The Delawana Inn was a family hotel/resort in Honey Harbour on Georgian Bay, Ontario and now called Delawana Resort.
The evolution of the tourism industry in Simcoe County and Muskoka followed the great water routes of the trappers, loggers, and voyageurs.
Honey Harbour and the site of the Delawana Inn had all of the natural features of a good harbour, protection from the elements, and a beach area for bathing.
The sharp eye of entrepreneur Nathan Nickerson identified the site as a perfect location for a hotel. Nickerson and his wife Anne, had operated a store in Midland for twelve years, a sawmill, Nickerson Brothers' Mills in Hogg's Bay, (Victoria Harbour) and with his sons Albert and Charles, established the hotel known as the Victoria House on the present site of The Delawana Inn & Resort.
When the hotel opened its doors in 1897, Mr. Nickerson was approximately seventy years old. People thought he "lost his mind", to leave such a lucrative business as the lumber trade, but Nathan was convinced that the Honey Harbour district would become more popular for tourism than the famed Thousand Islands of the St. Lawrence.
For fifteen cents, according to the ad in the Midland Free Press, the steamer "Odessa" would take guests from Victoria Harbour to Honey Harbour. All guests and supplies had to be transported by boat since there were no roads. Accommodations were available for the night or the week. Guests had the use of boats, meals were supplied, picnic lunches created, and ice cream and confectioneries were available. The hotel was a two-story wooden structure with extensive verandahs. During the early years, Victoria House was a popular fishing camp without electricity or telephones!
In the 1920s, Charles Nickerson, Nathan's son, sold Victoria House to the Grisé brothers; they had operated The Royal Hotel (a four storey building with a dock c. 1903 and closed mid 1970s then demolished) across the channel on Royal Island. Fred Grisé, who had managed a liquor store in Penetanguishene until prohibition ended that venture, took over the operation of the mainland hotel. Fred's son, Didace, along with Fred's daughter-in-law, Mary, became the managers. Didace and Mary raised five sons and four daughters while running the resort!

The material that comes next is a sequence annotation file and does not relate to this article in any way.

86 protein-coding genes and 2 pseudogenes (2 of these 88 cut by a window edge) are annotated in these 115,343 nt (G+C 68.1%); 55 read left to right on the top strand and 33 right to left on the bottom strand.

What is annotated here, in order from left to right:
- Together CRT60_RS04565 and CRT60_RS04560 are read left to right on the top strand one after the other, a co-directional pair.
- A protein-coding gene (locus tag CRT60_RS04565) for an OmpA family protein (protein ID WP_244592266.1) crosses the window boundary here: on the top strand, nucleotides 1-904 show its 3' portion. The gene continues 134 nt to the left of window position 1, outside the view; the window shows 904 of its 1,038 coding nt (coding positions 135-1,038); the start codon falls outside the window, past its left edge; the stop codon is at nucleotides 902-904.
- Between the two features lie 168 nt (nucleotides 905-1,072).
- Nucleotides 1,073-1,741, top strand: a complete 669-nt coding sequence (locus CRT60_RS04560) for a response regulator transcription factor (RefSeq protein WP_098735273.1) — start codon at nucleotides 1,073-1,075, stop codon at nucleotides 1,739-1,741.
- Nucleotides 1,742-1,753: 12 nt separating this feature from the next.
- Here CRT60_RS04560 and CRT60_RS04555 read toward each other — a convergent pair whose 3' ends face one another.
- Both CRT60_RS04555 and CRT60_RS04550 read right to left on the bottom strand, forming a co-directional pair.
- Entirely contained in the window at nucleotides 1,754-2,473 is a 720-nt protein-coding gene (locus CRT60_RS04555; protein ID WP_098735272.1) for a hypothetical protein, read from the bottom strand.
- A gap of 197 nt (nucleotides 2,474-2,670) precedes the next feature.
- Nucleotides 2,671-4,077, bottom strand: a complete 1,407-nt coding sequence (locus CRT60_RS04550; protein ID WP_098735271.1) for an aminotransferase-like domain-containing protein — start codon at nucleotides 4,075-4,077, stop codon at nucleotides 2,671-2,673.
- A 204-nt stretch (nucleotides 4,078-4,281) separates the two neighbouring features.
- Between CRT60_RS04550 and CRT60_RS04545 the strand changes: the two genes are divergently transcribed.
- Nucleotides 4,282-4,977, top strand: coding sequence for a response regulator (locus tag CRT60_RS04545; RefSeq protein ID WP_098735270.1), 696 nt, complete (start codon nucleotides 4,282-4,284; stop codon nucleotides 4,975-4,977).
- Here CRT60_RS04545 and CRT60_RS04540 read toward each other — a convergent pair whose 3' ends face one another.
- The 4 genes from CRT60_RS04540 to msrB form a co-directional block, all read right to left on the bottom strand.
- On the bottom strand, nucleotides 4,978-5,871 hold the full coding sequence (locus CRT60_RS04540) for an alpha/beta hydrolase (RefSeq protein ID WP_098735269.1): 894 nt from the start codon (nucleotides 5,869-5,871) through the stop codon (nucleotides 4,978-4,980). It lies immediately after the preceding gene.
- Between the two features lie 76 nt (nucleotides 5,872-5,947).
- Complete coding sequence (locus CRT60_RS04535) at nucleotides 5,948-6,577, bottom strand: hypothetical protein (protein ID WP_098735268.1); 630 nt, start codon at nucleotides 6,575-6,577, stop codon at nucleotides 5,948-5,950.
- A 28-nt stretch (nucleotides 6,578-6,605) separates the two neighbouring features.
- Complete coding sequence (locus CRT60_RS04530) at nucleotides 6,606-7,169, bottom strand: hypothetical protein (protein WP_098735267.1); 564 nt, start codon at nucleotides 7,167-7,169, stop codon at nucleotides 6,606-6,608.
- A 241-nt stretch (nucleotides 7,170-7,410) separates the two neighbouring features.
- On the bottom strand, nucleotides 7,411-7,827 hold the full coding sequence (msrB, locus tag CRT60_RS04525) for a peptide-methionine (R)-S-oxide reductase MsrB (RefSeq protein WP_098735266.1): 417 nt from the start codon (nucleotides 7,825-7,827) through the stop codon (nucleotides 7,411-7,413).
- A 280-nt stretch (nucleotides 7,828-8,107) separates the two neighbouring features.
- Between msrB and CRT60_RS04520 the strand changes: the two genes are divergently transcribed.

It was under the Grisé family that the hotel became The Delawana Inn. Legend has it that a local Chief named Delawana suffered a great tragedy when a rock-fall killed his daughter, Wah-Soo-na, and her two dogs. The Great Spirit gave the area its beautiful birch trees in her memory and the people named Big Dog and Little Dog Channels for her companion pets.
Still in the 1920s, and due to the popularity of The Delawana, more cabins were built to increase capacity. Lighting was by acetylene, water was heated by wood, laundry was done by hand and huge icehouses provided refrigeration.
By 1935, the Marine Wing was added, providing twenty more rooms, two of which had private baths. Four rooms in the main building contained a bath, eleven had running water, and the remaining seventeen had "still water service". The new kitchen had a dishwasher and oil-fired stoves. Capacity at The Delawana was one hundred guests, most of them fishermen.
Didace Grisé was always aware of what other hotels offered and constantly strove to make his hotel competitive and up –to- date. He enlisted dietitians to work in the kitchen; telephones were available twenty-four hours a day, CNR telegrams were sent and received and running water was installed during the war years.
The sad but serendipitous opportunity to upgrade came in the form of a fire in August 1952, which burned the main building to the ground. The Grisés did not have insurance, so they turned to private financing and reopened in the following spring. The new main building contained ten rooms, which qualified The Delawana for a beer and wine license. More units with private baths were built and the increased prices were met with some resistance. An aggressive advertising campaign soon attracted conference groups. In July 1973, a second fire destroyed the building and again the family rebuilt. Didace Grise died in 1974, leaving ownership to Mary Grise and two of her sons.
From Inn to Resort
The changing nature of travel and tourism saw many Canadians venture off to new foreign destinations, and many Americans just stopped traveling north. In 1996 the resort changed hands, was purchased by a development company from Toronto and went into receivership in 2013.
Under new ownership, the resort reopened in 2014.
The resort now offers suite units, self catered rooms and individual cottages to patrons of Delawana.
In 2015 the Delawana Inn changed its name to Delawana Resort (dropping the word 'inn' while still keeping the historical 'Delawana'). This was to prevent confusion due to the lack of an actual inn being on the property anymore.